So you have data in Azure Blob Storage and are concerned about reliability. Have no fear! There are three replication options for redundancy:
1. Locally Redundant Storage (LRS): All data in the storage account is made durable by replicating transactions synchronously to three different storage nodes within the same region (there are 24 regions throughout the world, which each region made up of multiple datacenters).
2. Geo Redundant Storage (GRS): This is the default option for redundancy when a storage account is created. Like LRS, transactions are replicated synchronously to three different storage nodes within the same primary region chosen for creating the storage account. However, transactions are also queued for asynchronous replication to another secondary region that is hundreds of miles away from the primary (geo-replication). In this secondary region the data is again made durable by replicating it to three more storage nodes there (i.e. total of 6 copies). So even in the case of a complete regional outage or a regional disaster in which the primary location is not recoverable, your data is still durable.
3. Read Access – Geo Redundant Storage (RA-GRS): For a GRS storage account, there is the ability to turn on read-only access to a storage account’s data in the secondary region. Since replication to the secondary region is done asynchronously, this provides an eventual consistent version of the data to be read from. When you enable read-only access to your secondary region, you get a secondary endpoint in addition to the primary endpoint for accessing your storage account. This secondary endpoint is similar to the primary endpoint except for the suffix “-secondary”. For example: if the primary endpoint is myaccount.<service>.core.windows.net, the secondary endpoint is myaccount-secondary.<service>.core.windows.net.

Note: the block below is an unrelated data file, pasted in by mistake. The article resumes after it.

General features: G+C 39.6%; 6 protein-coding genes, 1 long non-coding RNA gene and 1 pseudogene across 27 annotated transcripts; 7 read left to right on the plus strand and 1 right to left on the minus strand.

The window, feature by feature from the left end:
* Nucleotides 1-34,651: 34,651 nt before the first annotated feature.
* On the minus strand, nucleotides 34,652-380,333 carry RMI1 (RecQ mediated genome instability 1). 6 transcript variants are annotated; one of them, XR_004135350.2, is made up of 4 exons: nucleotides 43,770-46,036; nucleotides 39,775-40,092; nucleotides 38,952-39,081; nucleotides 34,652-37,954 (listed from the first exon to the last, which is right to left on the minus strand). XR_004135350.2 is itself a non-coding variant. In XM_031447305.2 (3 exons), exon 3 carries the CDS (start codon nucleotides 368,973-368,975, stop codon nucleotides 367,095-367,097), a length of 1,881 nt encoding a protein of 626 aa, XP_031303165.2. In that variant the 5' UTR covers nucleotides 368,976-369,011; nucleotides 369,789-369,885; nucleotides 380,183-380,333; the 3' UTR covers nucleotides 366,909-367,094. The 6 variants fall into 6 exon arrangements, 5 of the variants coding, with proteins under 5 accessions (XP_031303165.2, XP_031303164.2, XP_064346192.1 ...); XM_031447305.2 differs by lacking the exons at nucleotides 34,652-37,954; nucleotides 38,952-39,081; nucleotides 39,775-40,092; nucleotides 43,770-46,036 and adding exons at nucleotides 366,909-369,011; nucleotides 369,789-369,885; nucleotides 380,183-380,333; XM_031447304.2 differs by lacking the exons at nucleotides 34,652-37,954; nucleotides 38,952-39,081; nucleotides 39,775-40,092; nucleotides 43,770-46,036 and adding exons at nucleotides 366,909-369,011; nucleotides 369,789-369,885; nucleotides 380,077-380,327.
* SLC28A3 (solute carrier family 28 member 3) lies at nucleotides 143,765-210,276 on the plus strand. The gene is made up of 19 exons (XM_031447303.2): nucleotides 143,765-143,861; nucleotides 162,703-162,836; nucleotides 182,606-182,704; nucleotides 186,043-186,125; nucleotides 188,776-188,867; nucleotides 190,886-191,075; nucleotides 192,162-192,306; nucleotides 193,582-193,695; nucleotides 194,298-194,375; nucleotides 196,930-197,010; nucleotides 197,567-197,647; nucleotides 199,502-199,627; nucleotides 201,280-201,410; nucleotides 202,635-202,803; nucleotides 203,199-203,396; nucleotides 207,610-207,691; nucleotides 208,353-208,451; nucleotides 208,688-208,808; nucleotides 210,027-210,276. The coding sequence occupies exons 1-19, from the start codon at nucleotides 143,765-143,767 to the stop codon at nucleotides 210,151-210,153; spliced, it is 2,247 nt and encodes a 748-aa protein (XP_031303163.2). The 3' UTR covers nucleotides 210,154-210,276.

These options mean the data in your Microsoft Azure storage account is always replicated to ensure durability and high availability, meeting the Azure Storage SLA even in the face of transient hardware failures.
For locally redundant storage, Microsoft stores CRCs of the data to ensure correctness and periodically reads and validates the CRCs to detect bit rot (random errors occurring on the disk media over a period of time). If CRC fails, the data is recovered via an automated process. And since each VM disk is a blob in Azure storage, if CRC fails on a disk it is automatically commissioned/decommissioned.
For remote storage (GRS and RA-GRS), in the event of a major disaster that affects the primary storage location, Microsoft will manually first try to restore the primary location. Restoring of primary is given precedence since failing over to secondary may result in recent delta changes being lost because of the nature of replication being asynchronous, and not all applications may prefer failing over if the availability to the primary can be restored. Dependent upon the nature of the disaster and its impacts, in some very rare occasions, Microsoft may not be able to restore the primary location, and they would need to perform a geo-failover.
When this happens, affected customers will be notified via their subscription contact information or via the Azure portal. As part of the failover, the customer’s “account.service.core.windows.net” DNS entry would be updated to point from the primary location to the secondary location. Once this DNS change is propagated, the existing Blob URIs will work. This means that you do not need to change your application’s URIs – all existing URIs will work the same before and after a geo-failover.
After the failover occurs, the location that is accepting traffic is considered the new primary location for the storage account. This location will remain as the primary location unless another geo-failover was to occur. Once the new primary is up and accepting traffic, Microsoft will bootstrap to a new secondary to get the data geo redundant again.